Email #21, Subject: Cherrypicking low-risk patients

You said you wanted “commonsense measures that expand access and choices while lowering costs.” This of course is what we all want. But I don’t see how your Empowering Patients First Act is going to achieve it. It seems to be designed to come even less close than Obamacare.  How is this bill different from the similar ones that were attempted in Texas and California and then failed? If this bill had been passed instead of Obamacare, wouldn’t it be in even worse condition now? If insurance companies can cherrypick the healthy and send the sick off to state-managed pools, then the insurance companies make money, and tax payers are stuck paying the bill. What is commonsense about that? How does it lower costs? And how does it increase access and choices to anyone but the people who need them least?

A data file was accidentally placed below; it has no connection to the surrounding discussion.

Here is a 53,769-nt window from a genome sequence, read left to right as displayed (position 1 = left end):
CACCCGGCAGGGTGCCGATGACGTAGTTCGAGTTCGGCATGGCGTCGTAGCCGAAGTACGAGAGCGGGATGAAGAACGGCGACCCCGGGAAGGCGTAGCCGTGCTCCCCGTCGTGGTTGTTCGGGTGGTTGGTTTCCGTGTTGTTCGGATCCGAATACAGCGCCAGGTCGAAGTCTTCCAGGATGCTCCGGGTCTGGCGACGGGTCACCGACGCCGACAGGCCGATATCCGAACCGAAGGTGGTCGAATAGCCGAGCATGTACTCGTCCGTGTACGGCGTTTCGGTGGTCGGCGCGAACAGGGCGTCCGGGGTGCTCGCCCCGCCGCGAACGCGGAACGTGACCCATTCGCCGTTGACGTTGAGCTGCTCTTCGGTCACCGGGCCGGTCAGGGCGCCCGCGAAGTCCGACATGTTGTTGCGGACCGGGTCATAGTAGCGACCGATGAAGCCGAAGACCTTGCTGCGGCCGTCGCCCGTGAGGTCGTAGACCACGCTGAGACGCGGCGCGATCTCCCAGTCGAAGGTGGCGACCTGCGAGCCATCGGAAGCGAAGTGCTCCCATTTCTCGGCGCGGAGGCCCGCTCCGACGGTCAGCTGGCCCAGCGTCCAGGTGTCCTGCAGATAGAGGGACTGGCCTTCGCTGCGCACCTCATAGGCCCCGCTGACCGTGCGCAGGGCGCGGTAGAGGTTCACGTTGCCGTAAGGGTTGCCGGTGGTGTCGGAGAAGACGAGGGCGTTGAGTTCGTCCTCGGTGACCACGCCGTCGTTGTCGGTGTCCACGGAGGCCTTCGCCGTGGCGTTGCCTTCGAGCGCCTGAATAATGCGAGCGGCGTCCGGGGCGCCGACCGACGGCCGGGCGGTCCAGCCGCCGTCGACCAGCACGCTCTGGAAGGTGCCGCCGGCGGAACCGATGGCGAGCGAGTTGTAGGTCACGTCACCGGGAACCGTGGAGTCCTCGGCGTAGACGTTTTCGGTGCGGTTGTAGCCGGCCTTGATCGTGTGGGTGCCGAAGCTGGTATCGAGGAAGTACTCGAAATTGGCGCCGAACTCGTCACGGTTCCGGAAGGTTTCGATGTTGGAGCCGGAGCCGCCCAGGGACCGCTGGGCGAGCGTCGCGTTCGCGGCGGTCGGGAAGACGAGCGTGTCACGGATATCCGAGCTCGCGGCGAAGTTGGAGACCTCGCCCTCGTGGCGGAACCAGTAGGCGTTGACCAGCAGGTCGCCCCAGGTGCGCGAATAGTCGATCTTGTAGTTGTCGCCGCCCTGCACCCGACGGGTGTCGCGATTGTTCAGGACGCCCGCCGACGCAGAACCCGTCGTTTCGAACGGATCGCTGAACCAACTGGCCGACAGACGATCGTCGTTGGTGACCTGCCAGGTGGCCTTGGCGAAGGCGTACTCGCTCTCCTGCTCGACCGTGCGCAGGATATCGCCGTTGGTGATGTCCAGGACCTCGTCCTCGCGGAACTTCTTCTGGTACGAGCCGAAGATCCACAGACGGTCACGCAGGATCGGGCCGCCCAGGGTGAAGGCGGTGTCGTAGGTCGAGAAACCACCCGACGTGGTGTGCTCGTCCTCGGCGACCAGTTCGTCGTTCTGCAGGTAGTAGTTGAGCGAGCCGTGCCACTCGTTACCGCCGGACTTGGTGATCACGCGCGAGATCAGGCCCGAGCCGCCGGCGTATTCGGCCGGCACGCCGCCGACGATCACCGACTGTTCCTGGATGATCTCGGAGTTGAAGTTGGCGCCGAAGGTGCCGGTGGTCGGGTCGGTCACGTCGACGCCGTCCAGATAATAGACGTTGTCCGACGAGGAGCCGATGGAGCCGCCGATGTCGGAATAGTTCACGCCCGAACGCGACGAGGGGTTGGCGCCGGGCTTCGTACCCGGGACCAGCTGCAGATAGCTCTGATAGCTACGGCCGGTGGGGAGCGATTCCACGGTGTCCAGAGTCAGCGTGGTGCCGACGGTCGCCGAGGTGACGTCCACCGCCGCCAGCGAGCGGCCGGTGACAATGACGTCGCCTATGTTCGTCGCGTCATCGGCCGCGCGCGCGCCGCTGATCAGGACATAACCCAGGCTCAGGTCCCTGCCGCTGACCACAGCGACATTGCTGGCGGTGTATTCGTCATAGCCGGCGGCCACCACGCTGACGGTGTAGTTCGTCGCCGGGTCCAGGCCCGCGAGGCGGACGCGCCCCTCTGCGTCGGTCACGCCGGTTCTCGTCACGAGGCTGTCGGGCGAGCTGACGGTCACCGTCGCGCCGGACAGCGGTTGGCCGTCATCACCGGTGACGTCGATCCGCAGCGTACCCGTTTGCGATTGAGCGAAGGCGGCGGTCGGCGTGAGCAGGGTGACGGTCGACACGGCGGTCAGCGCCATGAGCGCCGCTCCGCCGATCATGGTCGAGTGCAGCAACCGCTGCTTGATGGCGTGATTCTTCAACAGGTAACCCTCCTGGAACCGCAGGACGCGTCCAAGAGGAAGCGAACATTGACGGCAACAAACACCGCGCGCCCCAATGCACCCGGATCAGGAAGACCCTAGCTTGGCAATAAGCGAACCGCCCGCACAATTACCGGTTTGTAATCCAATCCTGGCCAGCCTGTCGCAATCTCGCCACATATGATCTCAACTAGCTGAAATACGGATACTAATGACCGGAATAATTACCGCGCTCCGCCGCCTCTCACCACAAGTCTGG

Chris Gavaler

Author: Chris Gavaler

Chris Gavaler is an associate professor at W&L University, comics editor of Shenandoah, and series editor of Bloomsbury Critical Guides in Comics Studies. He has published two novels: School for Tricksters (SMU 2011) and Pretend I’m Not Here (HarperCollins 2002); and six books of scholarship: On the Origin of Superheroes (Iowa 2015), Superhero Comics (Bloomsbury 2017), Superhero Thought Experiments (with Nathaniel Goldberg, Iowa 2019), Revising Fiction, Fact, and Faith (with Nathaniel Goldberg, Routledge 2020), Creating Comics (with Leigh Ann Beavers, Bloomsbury 2021), and The Comics Form (Bloomsbury forthcoming). His visual work appears in Ilanot Review, North American Review, Aquifer, and other journals.

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